He has a website investigating Lepidopteran Use of Native & Alien Ornamental Plants.  Here’s the introduction to this issue:

Landscaping paradigms have promoted the use of alien ornamentals over native plants with ornamental value for over a century. The bias toward landscaping with alien ornamentals has been so complete that the first trophic level in suburban/urban ecosystems throughout U.S. is now dominated by plant species that evolved elsewhere. If alien ornamentals are not the ecological equivalents of native species, particularly in their palatability to herbivores that transfer energy to higher-level consumers, herbivore productivity, as well as the biomass of organisms that depend on herbivores will be compromised in landscapes in which alien plants comprise a large portion of the plant biomass.

Dr. Tallamy has posted a spreadsheet list of native and alien plant genera on this website that gives their ability to support insect herbivores (overall biodiversity). He has ranked all native genera (woody and herbaceous) in terms of the number of Lepidoptera species recorded using them as host plants. Ultimately, He would like this ranking to be used as one criterion for plant selection.

Also Dr. Tallamy has published an article in Conservation Biology on this subject.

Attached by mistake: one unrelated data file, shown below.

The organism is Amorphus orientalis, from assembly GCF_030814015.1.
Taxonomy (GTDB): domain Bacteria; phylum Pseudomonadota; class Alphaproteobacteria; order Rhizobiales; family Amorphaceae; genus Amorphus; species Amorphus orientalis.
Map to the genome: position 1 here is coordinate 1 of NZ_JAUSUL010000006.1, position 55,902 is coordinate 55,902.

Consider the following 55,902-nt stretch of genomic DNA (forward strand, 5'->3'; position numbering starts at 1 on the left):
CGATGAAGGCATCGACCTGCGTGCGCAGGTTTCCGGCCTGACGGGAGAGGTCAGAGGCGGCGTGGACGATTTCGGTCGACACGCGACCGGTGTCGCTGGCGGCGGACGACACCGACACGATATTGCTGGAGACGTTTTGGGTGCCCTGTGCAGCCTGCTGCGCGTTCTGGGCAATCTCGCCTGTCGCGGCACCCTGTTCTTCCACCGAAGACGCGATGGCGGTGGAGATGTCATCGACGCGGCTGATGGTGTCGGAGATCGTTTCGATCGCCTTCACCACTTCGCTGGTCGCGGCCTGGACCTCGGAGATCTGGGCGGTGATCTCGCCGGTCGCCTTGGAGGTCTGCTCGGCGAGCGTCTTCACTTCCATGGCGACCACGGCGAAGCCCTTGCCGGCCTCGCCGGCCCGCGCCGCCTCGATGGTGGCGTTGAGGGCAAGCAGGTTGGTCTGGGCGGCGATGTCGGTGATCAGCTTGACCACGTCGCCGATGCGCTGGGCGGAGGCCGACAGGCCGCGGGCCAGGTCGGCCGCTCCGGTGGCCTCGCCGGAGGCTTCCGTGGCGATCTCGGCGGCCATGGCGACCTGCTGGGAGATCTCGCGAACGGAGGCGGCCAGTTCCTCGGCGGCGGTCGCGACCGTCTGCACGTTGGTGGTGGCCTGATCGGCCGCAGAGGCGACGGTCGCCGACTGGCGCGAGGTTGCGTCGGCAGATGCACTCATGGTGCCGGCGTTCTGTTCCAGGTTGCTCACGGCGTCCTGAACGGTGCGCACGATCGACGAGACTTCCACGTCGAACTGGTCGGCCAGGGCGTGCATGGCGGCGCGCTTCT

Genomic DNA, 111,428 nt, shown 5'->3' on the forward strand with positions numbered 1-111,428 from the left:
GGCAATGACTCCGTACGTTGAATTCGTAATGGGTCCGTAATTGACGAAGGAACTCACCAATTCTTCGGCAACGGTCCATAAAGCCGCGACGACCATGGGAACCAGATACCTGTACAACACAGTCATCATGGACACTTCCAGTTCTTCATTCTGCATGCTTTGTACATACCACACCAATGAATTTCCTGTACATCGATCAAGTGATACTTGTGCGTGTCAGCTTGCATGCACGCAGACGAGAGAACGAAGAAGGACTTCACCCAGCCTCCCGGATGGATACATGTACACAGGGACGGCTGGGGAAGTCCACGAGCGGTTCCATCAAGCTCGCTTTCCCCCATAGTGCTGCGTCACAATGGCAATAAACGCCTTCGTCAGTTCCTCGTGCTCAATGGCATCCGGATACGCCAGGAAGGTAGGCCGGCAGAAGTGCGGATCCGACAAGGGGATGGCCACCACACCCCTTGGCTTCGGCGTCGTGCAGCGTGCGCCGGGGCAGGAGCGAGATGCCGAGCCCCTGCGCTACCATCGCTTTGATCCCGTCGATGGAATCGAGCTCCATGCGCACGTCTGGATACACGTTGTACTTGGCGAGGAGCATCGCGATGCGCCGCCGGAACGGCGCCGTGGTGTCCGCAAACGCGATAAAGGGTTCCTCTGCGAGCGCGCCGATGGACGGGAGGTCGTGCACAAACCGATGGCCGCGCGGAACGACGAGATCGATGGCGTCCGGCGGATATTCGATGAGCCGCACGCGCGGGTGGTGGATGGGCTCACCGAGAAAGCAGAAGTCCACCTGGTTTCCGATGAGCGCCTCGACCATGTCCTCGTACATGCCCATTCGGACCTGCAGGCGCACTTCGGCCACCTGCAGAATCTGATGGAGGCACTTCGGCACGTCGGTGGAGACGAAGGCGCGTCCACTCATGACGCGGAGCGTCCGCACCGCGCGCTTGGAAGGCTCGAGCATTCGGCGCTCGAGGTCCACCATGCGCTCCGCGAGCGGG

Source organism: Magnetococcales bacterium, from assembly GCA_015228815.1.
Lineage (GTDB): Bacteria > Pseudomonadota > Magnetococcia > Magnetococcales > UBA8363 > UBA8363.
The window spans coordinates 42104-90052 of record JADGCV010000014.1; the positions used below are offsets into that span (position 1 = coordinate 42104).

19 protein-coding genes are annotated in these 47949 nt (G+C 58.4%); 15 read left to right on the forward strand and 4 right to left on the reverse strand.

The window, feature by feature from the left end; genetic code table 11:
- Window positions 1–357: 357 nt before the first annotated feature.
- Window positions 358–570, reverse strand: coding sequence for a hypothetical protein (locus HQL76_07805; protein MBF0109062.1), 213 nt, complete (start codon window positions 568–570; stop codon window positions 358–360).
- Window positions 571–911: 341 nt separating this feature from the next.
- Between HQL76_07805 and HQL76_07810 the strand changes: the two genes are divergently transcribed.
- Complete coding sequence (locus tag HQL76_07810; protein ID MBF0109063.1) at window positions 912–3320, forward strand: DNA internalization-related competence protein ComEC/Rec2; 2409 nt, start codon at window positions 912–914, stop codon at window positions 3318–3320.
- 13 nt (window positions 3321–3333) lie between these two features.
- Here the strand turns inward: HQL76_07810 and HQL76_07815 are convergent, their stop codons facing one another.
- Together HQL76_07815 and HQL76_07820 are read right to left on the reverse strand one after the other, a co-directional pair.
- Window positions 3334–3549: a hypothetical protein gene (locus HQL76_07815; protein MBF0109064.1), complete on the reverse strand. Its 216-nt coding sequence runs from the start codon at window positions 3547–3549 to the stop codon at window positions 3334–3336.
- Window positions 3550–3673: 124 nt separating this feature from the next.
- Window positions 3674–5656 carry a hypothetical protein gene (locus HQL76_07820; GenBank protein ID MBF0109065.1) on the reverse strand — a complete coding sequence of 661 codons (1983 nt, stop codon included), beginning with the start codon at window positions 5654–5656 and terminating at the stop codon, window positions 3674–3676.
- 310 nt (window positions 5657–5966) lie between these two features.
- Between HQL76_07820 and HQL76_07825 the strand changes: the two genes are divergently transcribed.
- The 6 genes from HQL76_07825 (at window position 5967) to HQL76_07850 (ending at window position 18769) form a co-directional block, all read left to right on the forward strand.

Tallamy, D. W. and K. J. Shropshire. 2009. Ranking Lepidopteran use of native versus introduced plants. Conservation Biology 23: 941–947.

 Further information on the host plants of Lepidoptera can be found in HOSTS - a database of the world’s lepidopteran hostplants. This is a project of the National History Museum in London.

 

More General Botany Questions

A garlic plant with only one clove in Ft. Worth, TX?
August 08, 2011 - Is there a garlic that does not have cloves? I have been using what appears to be garlic from my garden and it is garlicy, hot and delicious. I have spent many hours online but cannot find this garlic...
view the full question and answer

Does music affect growth of necklace pod plants?
May 15, 2009 - Does music affect the growth of the necklace pod plants? this is for a science project! Please help!
view the full question and answer

Endemic plants for the Edwards Plateau
March 23, 2008 - Thanks so much for the info. it will be very helpful with the boys and we really stress "Leave No Trace Behind". The pictures will be enough. Thanks again!!
view the full question and answer

Identification of first flower on Earth
June 14, 2007 - When was the first on Earth and who find it and what was the name of the flower. Also what part of the Earth was if find?
view the full question and answer

Can foxglove poison be transmitted to the soil and taken up by another plant
May 29, 2012 - Hi Mr. Smarty Plants, Recently I discovered a Foxglove that had come up after being planted 2 or 3 yrs ago. Next to it I have some medicinal Feverfew growing. (They were so close together I suspec...
view the full question and answer

Smarty Plants's Facebook profile Support the Wildflower Center by Donating Online or Becoming a Member today.

Mr. Smarty Plants wants you to be his Facebook friend. Click the Facebook icon to add yourself to Mr. Smarty Plants list of friends.
E-NEWSLETTER | BECOME A MEMBER | DONATE NOW | MEDIA | SITEMAP
© 2014 Lady Bird Johnson Wildflower Center